In the 1970s, psychologists gave the name affluenza to the spiritual emptiness and guilt that accompanies wealth. John de Graaf and others have recently expanded the concept to cover the feverish drive to acquire more and more debt and material property on the part of all social classes. Shopping as cultural practice, rising debt, and bankruptcies are among the most prominent signs of the condition. Learning how to smartly amass and expend capital is a type of literacy that haunts many adults—frequently we are told we should spend less and save more.

Animal Crossing isn’t the only game that successfully simulates the condition of affluenza. The Sims has been criticized for purportedly modeling consumption as a solution to loneliness and unhappiness. In discussions of that game, chief designer Will Wright has argued that the game’s rules are optimally balanced via equal pursuit of material and social capital, a part of the game’s caricature of American ideals. Sims respond more positively to player characters with more material property; they like friends with big houses and hot tubs.

But Animal Crossing’s NPCs are much less sophisticated. The cute animals who occupy the village sternly berate the player if they have not seen him in town for a while, but they seem to have no concern for the quantity or type of material properties that the players possess. Occasionally animals will express desire for a shirt or furniture item the player carries with him around the village, and they will offer to trade for it. But this type of transaction is both rare and charming; the animals frame their requests in terms of inveterate longing—“I’ve always wanted a Modern Lamp!”—quite different from the affluenza-burdened mallgoer’s “one overriding interest, to spend money.”

Animal Crossing simulates the social dynamics of a small town but sidesteps the material obsession of keeping up with the Joneses. As such, the game serves as a sandbox for experimenting with the ways one can recombine personal wealth that is much more abstract than the economics of The Sims. While the player diligently works to pay off that new upstairs addition, the NPC animals retain their small shacks perpetually. They never cycle their belongings, seemingly unconcerned that their homes are filled only with fish, or rocks, or fruit furniture. One could argue that this asceticism is accidental, the default effect of Nintendo’s disinterest in building a more sophisticated artificial intelligence system for redecoration. But procedural abstraction is also relevant to a videogame’s overall design. Animal Crossing’s animals enjoy walks outdoors. They snooze on their porches at twilight. They stop to watch the player fish. They meander aimlessly and take great care to partake in the community events that transpire on holidays. They are not consumers but naturalists, more Henry David Thoreau than Paris Hilton.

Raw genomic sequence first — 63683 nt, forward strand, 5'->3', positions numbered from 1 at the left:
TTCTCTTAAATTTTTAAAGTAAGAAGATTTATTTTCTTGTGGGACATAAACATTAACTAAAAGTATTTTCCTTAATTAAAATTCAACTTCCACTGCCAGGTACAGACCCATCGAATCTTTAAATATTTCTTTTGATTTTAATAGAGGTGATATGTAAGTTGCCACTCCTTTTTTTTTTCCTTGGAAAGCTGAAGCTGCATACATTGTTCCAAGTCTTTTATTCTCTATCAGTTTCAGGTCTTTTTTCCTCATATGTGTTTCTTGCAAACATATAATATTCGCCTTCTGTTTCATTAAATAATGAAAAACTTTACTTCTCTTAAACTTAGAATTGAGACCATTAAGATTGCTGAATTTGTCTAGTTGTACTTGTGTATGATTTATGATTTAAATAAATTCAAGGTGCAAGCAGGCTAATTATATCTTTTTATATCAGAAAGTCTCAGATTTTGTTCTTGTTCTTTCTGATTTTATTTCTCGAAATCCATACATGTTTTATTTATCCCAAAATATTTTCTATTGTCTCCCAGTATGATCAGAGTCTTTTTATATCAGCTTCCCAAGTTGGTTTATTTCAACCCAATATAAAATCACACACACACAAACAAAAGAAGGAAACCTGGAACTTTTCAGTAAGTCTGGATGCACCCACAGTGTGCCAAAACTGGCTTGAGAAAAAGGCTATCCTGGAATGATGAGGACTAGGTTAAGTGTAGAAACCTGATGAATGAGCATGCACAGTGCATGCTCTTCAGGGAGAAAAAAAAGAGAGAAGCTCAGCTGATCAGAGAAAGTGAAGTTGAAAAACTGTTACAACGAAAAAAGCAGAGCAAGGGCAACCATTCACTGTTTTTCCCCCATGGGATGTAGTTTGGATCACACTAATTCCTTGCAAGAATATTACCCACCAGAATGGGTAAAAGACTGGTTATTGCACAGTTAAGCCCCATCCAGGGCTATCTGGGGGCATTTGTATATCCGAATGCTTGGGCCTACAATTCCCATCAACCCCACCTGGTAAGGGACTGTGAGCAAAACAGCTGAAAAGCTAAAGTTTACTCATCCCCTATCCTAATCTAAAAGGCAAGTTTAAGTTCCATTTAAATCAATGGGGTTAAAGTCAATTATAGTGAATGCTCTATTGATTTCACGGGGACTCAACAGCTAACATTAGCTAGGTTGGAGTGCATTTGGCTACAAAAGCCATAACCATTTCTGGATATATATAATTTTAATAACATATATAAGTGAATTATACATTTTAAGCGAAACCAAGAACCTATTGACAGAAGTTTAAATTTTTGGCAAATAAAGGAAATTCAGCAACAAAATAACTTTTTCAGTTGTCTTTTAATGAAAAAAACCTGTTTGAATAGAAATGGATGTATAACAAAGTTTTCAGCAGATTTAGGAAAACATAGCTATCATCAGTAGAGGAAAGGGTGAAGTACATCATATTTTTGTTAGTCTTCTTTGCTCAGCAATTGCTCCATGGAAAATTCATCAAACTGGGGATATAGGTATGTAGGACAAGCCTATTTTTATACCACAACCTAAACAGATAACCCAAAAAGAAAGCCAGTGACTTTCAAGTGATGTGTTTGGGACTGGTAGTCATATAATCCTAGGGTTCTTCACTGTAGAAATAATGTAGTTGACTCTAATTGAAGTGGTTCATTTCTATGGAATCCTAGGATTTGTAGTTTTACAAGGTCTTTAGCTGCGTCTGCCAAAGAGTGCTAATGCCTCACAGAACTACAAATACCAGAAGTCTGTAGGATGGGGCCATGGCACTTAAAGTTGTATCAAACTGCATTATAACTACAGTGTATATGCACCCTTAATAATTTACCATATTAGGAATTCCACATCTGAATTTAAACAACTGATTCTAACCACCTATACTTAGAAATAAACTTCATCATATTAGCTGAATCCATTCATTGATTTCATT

These monastic animals oppose Tom Nook, the town shopkeeper. After a player makes a major payment to his mortgage, Tom Nook closes his shop and upgrades it; the game starts with Nook’s Cranny, a wooden shack general store, and ends with Nookington’s, a two-story department store. Each upgrade allows Tom Nook to sell more goods. None of the townsfolk ever appear in Tom Nook’s shop, although they occasionally refer to it slightly disdainfully; the animals seem to have little drive to consume. In contrast, the player participates in a full consumer regimen; he pays off debt, buys goods, and sells goods. Tom Nook buys goods, which he converts to wealth. As the player pays off debt and upgrades his home to store more goods, he sees Tom Nook convert that wealth into increased commercial leverage. This simple causal link between debt and banking concretizes a dynamic that most mortgage holders fail to recognize: one’s own debt makes someone else very wealthy. Animal Crossing proceduralizes this relationship in a simple yet effective way: lowering one’s own debt increases Tom Nook’s wealth. Tom Nook then leverages that wealth to draw more capital out of the player, whose resources remain effectively constant. While the player spends more, Nook makes more. By condensing all of the environment’s financial transactions into one flow between the player and Tom Nook, the game proceduralizes the redistribution of wealth in a manner even young children can understand. Tom Nook is a kind of condensation of the corporate bourgeoisie.